Lee Elliot Major explains why we need to open up Britain’s elite

Speaking truth to power is a hazardous thing to do. Michael Gove’s school reforms may have divided opinion. But it was the former Education Secretary’s attack on the ‘preposterous’ number of Etonians in Prime Minister David Cameron’s inner circle that some say sealed his fate.  It didn’t go down well. Within months Gove had lost his job.

So Alan Milburn and the Social Mobility Commission should be commended for not pulling any punches in a wide-ranging and hard-hitting analysis of the narrow educational backgrounds of the country’s ruling elites. Building on a raft of Sutton Trust studies ‘Elitist Britain’ presents a shocking if unsurprising picture of the nation’s most powerful people.

What the political-journalistic-legal power axis will make of it is another issue. Our political masters, law makers, and opinion formers remain highly unrepresentative of the people they are intended to serve. The Commission’s data confirms the Trust’s studies showing a third of the Cabinet, over half of leading news journalists and seven in ten senior judges come from private schools which educate just 7% of the country’s school pupils.

But they constitute in many ways the ‘meritocratic elite’ prophesised by the late Michael Young. His widely cited but much misunderstood book ‘The Rise of Meritocracy’ predicted the rise of an elite emboldened by ‘an amazing battery of certificates and degrees at its disposal’ providing a seal of approval and legitimacy absent for previous ruling elites. The data on educational backgrounds used to expose the privileged make-up of those in charge is also evidence for them that their lofty positions are fully deserved.

Last week the Daily Telegraph reported that this year’s private school pupils have achieved an even greater haul of A grades at A-level than their predecessors, and are set to tighten their stranglehold on access to the country’s leading universities. No doubt they will provide the editors, ministers and judges of 2034.

All the signs are that future elites will be equally educationally exclusive as those who govern us today. Elitist Britain reports that two thirds of new journalists come from managerial and professional backgrounds – twice the proportion in the population as a whole.

But where Young got it wrong was to predict an increasingly efficient system for identifying academic merit. One of education’s scandals is that we do not support nearly enough the high academic achievers in state schools so they can compete with their privately educated peers. The momentum created by Andrew Adonis under New Labour to nurture academically talented state school pupils has been squandered. The Trust is now extending its work to support the educational development of talented children during their early teenage years.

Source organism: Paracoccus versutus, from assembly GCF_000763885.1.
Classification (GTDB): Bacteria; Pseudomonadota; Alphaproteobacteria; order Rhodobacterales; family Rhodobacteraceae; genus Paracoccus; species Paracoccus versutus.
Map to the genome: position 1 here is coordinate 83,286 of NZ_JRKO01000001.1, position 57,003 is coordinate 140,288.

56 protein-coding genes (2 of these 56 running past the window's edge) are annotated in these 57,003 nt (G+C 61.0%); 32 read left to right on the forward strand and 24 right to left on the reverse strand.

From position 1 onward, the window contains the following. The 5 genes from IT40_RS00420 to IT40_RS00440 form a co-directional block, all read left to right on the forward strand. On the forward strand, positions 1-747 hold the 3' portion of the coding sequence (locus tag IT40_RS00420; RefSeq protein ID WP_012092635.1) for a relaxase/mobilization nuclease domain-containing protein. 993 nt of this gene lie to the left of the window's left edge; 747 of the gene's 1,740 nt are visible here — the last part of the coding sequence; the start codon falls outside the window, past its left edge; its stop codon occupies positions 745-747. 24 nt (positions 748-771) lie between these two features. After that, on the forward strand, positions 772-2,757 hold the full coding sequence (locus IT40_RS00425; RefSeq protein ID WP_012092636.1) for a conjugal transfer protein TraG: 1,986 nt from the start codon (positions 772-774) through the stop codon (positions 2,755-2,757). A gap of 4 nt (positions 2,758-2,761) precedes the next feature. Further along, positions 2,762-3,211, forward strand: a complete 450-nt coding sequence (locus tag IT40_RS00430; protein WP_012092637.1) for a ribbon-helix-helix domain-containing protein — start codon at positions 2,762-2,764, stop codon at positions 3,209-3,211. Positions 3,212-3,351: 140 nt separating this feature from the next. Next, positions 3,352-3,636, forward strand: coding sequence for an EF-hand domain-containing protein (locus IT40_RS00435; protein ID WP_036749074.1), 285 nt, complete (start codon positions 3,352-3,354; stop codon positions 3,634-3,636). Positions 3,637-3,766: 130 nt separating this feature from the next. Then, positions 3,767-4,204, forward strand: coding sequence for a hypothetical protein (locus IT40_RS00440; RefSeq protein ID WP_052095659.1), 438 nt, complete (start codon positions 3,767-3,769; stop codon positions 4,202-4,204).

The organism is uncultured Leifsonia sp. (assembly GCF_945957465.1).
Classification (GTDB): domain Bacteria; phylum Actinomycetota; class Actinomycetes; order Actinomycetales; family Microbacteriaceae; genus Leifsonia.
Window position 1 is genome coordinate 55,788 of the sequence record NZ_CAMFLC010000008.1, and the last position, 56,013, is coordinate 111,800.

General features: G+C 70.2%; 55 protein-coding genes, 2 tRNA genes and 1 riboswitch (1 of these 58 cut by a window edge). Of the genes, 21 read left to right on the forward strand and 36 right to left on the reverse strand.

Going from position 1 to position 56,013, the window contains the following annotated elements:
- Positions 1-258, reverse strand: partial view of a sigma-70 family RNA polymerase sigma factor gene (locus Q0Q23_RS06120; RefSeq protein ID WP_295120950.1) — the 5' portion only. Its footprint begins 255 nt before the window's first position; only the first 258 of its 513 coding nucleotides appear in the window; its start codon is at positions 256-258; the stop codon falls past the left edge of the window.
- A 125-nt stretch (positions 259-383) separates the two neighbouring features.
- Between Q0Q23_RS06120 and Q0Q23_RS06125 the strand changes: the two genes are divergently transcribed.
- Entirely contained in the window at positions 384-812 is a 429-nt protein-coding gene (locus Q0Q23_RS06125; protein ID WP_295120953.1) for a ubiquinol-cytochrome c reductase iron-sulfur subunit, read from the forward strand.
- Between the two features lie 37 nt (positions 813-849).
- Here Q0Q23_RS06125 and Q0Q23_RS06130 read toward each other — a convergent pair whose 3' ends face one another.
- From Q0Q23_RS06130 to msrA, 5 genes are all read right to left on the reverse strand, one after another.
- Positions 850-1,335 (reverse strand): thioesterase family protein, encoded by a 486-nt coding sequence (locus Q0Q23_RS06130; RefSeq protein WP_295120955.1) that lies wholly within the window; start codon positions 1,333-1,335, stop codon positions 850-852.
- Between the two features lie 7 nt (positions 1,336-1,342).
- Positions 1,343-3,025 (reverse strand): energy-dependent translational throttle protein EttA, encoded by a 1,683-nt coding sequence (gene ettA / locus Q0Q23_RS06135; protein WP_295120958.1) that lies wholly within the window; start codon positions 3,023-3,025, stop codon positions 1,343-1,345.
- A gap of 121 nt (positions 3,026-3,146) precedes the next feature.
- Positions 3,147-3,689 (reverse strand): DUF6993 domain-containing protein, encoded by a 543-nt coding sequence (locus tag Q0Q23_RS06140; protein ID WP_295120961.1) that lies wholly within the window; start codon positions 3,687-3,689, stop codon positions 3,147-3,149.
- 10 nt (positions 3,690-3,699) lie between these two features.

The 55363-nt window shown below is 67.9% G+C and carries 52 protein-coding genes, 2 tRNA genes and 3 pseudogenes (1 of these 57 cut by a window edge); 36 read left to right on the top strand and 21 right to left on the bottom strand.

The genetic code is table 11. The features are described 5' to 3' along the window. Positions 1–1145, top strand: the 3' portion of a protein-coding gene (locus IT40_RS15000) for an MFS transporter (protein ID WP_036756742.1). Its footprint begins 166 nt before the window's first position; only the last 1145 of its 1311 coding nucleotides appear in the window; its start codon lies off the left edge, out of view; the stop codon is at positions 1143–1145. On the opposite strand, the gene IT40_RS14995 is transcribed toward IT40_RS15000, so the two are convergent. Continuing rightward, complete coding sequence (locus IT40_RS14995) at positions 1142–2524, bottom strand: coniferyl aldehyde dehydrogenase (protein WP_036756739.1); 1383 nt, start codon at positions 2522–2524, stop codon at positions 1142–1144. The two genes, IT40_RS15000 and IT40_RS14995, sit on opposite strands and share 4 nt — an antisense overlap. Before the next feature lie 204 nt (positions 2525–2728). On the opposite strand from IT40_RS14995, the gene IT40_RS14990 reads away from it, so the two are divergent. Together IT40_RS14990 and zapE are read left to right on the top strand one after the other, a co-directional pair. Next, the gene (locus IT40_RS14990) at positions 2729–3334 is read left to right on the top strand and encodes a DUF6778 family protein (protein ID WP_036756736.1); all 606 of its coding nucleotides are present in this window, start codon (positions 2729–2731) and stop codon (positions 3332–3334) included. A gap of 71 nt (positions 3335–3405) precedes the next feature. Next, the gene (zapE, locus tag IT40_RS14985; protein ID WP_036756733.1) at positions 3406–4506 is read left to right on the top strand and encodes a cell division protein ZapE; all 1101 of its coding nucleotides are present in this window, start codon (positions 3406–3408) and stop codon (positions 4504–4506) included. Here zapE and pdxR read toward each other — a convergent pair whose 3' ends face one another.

The Commission’s data suggests that those in charge are selected from a frighteningly shallow pool of talent. ‘Few people believe that the sum total of talent in Britain resides in just seven per cent of our country’s schools,’ says Milburn. Today’s elites almost certainly lack the ‘cognitive diversity’  that leading businesses believe is so critical for good decision making.

‘It is entirely possible,’ the report says ‘for politicians to rely on advisors to advise, civil servants to devise policy solutions and journalists to report on their actions having all studied the same courses at the same universities, having read the same books, heard the same lectures and even been taught by the same tutors.’

The Sutton Trust’s university access programmes are known for transforming the lives of academically gifted teenagers from low and middle income backgrounds. But what is less appreciated is that we hope that their many other attributes – resilience, grit, hunger – shaped in the challenging circumstances they grew up in will also enable them to prosper in the workplace.

Drawn from such a tiny slice of society with very similar upbringings it is little wonder that the nation’s elites appear increasingly detached from and untrusted by the rest of the population – appalled by Parliamentary expenses abuse, phone hacking or indeed the excesses of executive pay. For Young these would all be warning signs of a future revolt from a disenfranchised working class (due in 2033).

For all this I worry that the Commission’s call for action will be kicked into the long grass by those with vested interests to keep the playing fields slanted in their favour. During his tenure as Education Secretary, Gove would apparently quote Machiavelli: ‘There is nothing more difficult, more doubtful of success or more dangerous than to initiate a new order of things. For the reformer has enemies in all those who profit by the old order, and only lukewarm defenders in all those who would profit by the new order.’

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